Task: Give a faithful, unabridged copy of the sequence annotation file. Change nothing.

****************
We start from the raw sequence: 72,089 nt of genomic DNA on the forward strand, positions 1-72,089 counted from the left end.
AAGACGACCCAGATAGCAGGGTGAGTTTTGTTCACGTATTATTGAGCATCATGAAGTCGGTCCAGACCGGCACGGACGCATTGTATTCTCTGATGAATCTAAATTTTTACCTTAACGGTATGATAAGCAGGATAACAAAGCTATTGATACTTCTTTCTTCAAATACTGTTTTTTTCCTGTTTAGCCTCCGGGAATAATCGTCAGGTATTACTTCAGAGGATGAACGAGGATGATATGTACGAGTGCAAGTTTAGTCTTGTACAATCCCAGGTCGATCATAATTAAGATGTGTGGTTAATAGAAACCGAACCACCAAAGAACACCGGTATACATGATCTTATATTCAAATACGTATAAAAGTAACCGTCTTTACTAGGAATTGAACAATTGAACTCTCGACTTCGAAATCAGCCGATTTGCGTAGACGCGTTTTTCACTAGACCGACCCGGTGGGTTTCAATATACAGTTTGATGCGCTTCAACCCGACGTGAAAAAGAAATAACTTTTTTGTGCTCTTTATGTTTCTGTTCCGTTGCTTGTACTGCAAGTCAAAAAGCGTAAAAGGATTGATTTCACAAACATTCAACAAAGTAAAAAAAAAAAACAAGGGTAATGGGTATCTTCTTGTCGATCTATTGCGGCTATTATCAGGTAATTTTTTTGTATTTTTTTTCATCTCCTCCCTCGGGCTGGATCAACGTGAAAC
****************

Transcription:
We start from the raw sequence: 72,089 nt of genomic DNA on the forward strand, positions 1-72,089 counted from the left end.
AAGACGACCCAGATAGCAGGGTGAGTTTTGTTCACGTATTATTGAGCATCATGAAGTCGGTCCAGACCGGCACGGACGCATTGTATTCTCTGATGAATCTAAATTTTTACCTTAACGGTATGATAAGCAGGATAACAAAGCTATTGATACTTCTTTCTTCAAATACTGTTTTTTTCCTGTTTAGCCTCCGGGAATAATCGTCAGGTATTACTTCAGAGGATGAACGAGGATGATATGTACGAGTGCAAGTTTAGTCTTGTACAATCCCAGGTCGATCATAATTAAGATGTGTGGTTAATAGAAACCGAACCACCAAAGAACACCGGTATACATGATCTTATATTCAAATACGTATAAAAGTAACCGTCTTTACTAGGAATTGAACAATTGAACTCTCGACTTCGAAATCAGCCGATTTGCGTAGACGCGTTTTTCACTAGACCGACCCGGTGGGTTTCAATATACAGTTTGATGCGCTTCAACCCGACGTGAAAAAGAAATAACTTTTTTGTGCTCTTTATGTTTCTGTTCCGTTGCTTGTACTGCAAGTCAAAAAGCGTAAAAGGATTGATTTCACAAACATTCAACAAAGTAAAAAAAAAAAACAAGGGTAATGGGTATCTTCTTGTCGATCTATTGCGGCTATTATCAGGTAATTTTTTTGTATTTTTTTTCATCTCCTCCCTCGGGCTGGATCAACGTGAAAC